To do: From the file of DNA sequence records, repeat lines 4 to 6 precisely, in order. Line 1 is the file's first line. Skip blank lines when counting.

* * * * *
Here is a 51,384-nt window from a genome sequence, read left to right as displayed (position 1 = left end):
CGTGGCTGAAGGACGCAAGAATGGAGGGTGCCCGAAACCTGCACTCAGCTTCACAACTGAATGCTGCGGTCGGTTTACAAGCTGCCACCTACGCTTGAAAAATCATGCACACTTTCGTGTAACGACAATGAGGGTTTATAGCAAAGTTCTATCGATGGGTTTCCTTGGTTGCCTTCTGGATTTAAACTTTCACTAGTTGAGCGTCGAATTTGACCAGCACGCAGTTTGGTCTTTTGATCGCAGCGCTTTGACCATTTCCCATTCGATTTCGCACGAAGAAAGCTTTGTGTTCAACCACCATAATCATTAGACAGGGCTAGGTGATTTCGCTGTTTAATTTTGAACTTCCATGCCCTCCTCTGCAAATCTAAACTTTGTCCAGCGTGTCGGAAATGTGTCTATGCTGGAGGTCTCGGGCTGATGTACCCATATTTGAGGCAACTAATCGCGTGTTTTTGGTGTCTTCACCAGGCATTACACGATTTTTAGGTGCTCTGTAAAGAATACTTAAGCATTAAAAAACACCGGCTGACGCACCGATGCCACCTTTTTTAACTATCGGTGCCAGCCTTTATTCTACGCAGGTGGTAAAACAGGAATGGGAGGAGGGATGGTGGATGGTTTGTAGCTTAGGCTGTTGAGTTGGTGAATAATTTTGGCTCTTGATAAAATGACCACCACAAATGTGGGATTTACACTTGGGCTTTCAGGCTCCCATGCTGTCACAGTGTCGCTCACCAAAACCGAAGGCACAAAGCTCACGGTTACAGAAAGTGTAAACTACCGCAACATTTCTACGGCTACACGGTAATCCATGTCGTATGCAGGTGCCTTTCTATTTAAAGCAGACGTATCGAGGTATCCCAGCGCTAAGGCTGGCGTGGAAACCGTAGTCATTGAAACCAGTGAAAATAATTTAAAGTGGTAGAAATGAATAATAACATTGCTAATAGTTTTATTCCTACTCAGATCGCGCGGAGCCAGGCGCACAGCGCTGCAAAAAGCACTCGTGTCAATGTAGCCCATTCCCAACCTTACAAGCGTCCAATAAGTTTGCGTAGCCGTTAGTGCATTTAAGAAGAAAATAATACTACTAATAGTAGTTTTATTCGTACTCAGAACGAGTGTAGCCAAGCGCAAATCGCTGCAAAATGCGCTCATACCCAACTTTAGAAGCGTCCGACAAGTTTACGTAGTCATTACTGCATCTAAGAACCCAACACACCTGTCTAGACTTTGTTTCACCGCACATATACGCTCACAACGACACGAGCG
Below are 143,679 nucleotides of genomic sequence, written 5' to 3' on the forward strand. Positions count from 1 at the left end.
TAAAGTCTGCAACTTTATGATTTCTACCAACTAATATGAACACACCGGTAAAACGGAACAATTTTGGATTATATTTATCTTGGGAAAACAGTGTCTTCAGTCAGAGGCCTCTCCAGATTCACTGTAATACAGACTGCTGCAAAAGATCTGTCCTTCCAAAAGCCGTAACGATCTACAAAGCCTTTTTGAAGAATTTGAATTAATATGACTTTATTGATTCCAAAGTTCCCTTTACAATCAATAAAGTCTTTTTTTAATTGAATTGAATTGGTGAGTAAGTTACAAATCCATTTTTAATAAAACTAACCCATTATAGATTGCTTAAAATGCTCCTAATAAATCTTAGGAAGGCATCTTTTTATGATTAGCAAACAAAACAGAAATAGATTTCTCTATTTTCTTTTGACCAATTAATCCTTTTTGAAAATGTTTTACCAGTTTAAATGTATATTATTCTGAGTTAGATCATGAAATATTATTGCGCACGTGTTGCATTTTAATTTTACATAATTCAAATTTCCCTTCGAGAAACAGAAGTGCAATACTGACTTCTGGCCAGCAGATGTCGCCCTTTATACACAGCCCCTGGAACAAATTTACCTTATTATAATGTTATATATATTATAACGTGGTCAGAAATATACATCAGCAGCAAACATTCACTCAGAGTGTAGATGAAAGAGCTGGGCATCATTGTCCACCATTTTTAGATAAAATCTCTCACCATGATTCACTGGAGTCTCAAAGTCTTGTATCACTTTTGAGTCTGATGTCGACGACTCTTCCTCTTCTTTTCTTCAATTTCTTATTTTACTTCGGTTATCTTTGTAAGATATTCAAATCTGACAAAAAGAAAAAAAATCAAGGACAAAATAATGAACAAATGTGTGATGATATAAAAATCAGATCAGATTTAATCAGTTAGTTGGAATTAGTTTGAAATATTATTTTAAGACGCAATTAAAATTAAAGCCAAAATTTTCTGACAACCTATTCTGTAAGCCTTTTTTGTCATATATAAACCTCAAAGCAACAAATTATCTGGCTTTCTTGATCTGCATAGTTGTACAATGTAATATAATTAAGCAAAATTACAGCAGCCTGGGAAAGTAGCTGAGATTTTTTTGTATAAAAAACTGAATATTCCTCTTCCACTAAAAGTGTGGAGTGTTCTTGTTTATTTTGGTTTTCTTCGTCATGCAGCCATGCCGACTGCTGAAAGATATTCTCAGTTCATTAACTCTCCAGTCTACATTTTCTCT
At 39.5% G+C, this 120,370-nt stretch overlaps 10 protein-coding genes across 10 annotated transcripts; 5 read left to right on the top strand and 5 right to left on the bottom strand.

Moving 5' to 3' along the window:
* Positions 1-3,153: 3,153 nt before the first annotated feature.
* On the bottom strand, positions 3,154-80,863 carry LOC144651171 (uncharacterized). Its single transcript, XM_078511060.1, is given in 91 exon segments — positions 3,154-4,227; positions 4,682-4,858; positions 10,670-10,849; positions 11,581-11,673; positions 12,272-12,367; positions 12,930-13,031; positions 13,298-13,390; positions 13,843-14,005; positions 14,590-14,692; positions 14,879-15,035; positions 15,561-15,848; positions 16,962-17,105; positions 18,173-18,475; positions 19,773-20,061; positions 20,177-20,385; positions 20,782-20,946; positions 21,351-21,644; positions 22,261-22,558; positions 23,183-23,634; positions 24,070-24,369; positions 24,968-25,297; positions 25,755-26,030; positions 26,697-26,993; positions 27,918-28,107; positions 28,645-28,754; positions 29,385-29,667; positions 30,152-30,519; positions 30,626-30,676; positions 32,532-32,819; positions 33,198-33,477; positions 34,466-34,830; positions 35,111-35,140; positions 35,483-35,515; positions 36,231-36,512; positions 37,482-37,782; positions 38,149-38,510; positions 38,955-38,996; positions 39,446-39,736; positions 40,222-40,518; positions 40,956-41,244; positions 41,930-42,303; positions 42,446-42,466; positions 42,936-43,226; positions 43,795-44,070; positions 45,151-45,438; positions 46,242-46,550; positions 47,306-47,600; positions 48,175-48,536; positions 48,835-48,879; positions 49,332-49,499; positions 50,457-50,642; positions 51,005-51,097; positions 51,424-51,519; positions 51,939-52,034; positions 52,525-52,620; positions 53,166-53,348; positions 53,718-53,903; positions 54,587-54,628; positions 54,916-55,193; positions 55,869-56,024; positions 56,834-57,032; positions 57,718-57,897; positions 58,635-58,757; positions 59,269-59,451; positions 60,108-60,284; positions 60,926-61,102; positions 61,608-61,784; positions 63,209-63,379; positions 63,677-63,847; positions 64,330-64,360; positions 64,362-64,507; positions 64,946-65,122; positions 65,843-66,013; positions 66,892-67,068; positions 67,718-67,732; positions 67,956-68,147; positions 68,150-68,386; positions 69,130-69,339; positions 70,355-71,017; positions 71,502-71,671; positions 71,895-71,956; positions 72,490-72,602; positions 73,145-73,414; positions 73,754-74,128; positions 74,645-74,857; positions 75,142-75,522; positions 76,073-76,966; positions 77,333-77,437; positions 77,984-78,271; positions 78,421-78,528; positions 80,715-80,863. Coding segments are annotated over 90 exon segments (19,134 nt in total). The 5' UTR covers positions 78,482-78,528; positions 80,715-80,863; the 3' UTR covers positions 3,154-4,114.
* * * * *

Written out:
TAAAGTCTGCAACTTTATGATTTCTACCAACTAATATGAACACACCGGTAAAACGGAACAATTTTGGATTATATTTATCTTGGGAAAACAGTGTCTTCAGTCAGAGGCCTCTCCAGATTCACTGTAATACAGACTGCTGCAAAAGATCTGTCCTTCCAAAAGCCGTAACGATCTACAAAGCCTTTTTGAAGAATTTGAATTAATATGACTTTATTGATTCCAAAGTTCCCTTTACAATCAATAAAGTCTTTTTTTAATTGAATTGAATTGGTGAGTAAGTTACAAATCCATTTTTAATAAAACTAACCCATTATAGATTGCTTAAAATGCTCCTAATAAATCTTAGGAAGGCATCTTTTTATGATTAGCAAACAAAACAGAAATAGATTTCTCTATTTTCTTTTGACCAATTAATCCTTTTTGAAAATGTTTTACCAGTTTAAATGTATATTATTCTGAGTTAGATCATGAAATATTATTGCGCACGTGTTGCATTTTAATTTTACATAATTCAAATTTCCCTTCGAGAAACAGAAGTGCAATACTGACTTCTGGCCAGCAGATGTCGCCCTTTATACACAGCCCCTGGAACAAATTTACCTTATTATAATGTTATATATATTATAACGTGGTCAGAAATATACATCAGCAGCAAACATTCACTCAGAGTGTAGATGAAAGAGCTGGGCATCATTGTCCACCATTTTTAGATAAAATCTCTCACCATGATTCACTGGAGTCTCAAAGTCTTGTATCACTTTTGAGTCTGATGTCGACGACTCTTCCTCTTCTTTTCTTCAATTTCTTATTTTACTTCGGTTATCTTTGTAAGATATTCAAATCTGACAAAAAGAAAAAAAATCAAGGACAAAATAATGAACAAATGTGTGATGATATAAAAATCAGATCAGATTTAATCAGTTAGTTGGAATTAGTTTGAAATATTATTTTAAGACGCAATTAAAATTAAAGCCAAAATTTTCTGACAACCTATTCTGTAAGCCTTTTTTGTCATATATAAACCTCAAAGCAACAAATTATCTGGCTTTCTTGATCTGCATAGTTGTACAATGTAATATAATTAAGCAAAATTACAGCAGCCTGGGAAAGTAGCTGAGATTTTTTTGTATAAAAAACTGAATATTCCTCTTCCACTAAAAGTGTGGAGTGTTCTTGTTTATTTTGGTTTTCTTCGTCATGCAGCCATGCCGACTGCTGAAAGATATTCTCAGTTCATTAACTCTCCAGTCTACATTTTCTCT
At 39.5% G+C, this 120,370-nt stretch overlaps 10 protein-coding genes across 10 annotated transcripts; 5 read left to right on the top strand and 5 right to left on the bottom strand.

Moving 5' to 3' along the window: